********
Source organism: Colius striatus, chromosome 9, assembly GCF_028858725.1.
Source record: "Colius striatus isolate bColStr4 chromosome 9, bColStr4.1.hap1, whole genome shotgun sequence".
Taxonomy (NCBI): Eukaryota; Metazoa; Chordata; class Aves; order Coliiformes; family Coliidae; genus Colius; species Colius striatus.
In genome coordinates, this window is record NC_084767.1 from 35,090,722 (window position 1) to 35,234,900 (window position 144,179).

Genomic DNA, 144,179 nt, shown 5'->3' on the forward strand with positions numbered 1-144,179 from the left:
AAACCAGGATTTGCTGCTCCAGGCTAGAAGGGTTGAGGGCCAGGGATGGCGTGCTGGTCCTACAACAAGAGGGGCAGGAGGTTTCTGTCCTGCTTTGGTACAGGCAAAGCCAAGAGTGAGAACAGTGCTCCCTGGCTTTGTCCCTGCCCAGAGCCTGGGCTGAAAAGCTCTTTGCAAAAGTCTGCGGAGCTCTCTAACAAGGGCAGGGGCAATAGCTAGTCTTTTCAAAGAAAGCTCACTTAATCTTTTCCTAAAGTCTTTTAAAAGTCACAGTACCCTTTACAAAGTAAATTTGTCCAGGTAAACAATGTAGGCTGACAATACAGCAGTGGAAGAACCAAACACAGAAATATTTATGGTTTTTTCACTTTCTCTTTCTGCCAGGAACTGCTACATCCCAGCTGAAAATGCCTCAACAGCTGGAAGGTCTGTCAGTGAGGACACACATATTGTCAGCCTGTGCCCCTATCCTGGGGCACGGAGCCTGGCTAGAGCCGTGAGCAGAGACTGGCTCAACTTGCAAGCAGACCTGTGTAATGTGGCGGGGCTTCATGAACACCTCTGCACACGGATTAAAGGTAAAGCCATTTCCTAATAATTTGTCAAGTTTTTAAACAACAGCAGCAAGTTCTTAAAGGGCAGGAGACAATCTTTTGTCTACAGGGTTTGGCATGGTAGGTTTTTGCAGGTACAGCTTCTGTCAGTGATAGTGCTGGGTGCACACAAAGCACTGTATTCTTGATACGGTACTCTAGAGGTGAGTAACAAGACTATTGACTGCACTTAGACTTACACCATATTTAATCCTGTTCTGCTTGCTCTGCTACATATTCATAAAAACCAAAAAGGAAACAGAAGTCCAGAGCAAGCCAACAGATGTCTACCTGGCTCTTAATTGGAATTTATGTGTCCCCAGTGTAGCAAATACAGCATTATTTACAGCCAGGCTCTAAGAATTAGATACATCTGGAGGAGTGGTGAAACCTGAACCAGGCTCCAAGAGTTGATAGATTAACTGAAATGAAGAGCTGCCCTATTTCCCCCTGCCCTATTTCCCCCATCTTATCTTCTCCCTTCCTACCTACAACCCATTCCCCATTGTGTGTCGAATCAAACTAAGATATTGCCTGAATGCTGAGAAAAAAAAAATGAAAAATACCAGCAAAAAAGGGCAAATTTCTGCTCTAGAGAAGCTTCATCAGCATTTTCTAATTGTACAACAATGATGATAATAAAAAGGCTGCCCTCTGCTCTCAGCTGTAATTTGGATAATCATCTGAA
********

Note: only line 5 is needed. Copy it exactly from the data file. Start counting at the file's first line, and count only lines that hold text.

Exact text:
Genomic DNA, 144,179 nt, shown 5'->3' on the forward strand with positions numbered 1-144,179 from the left: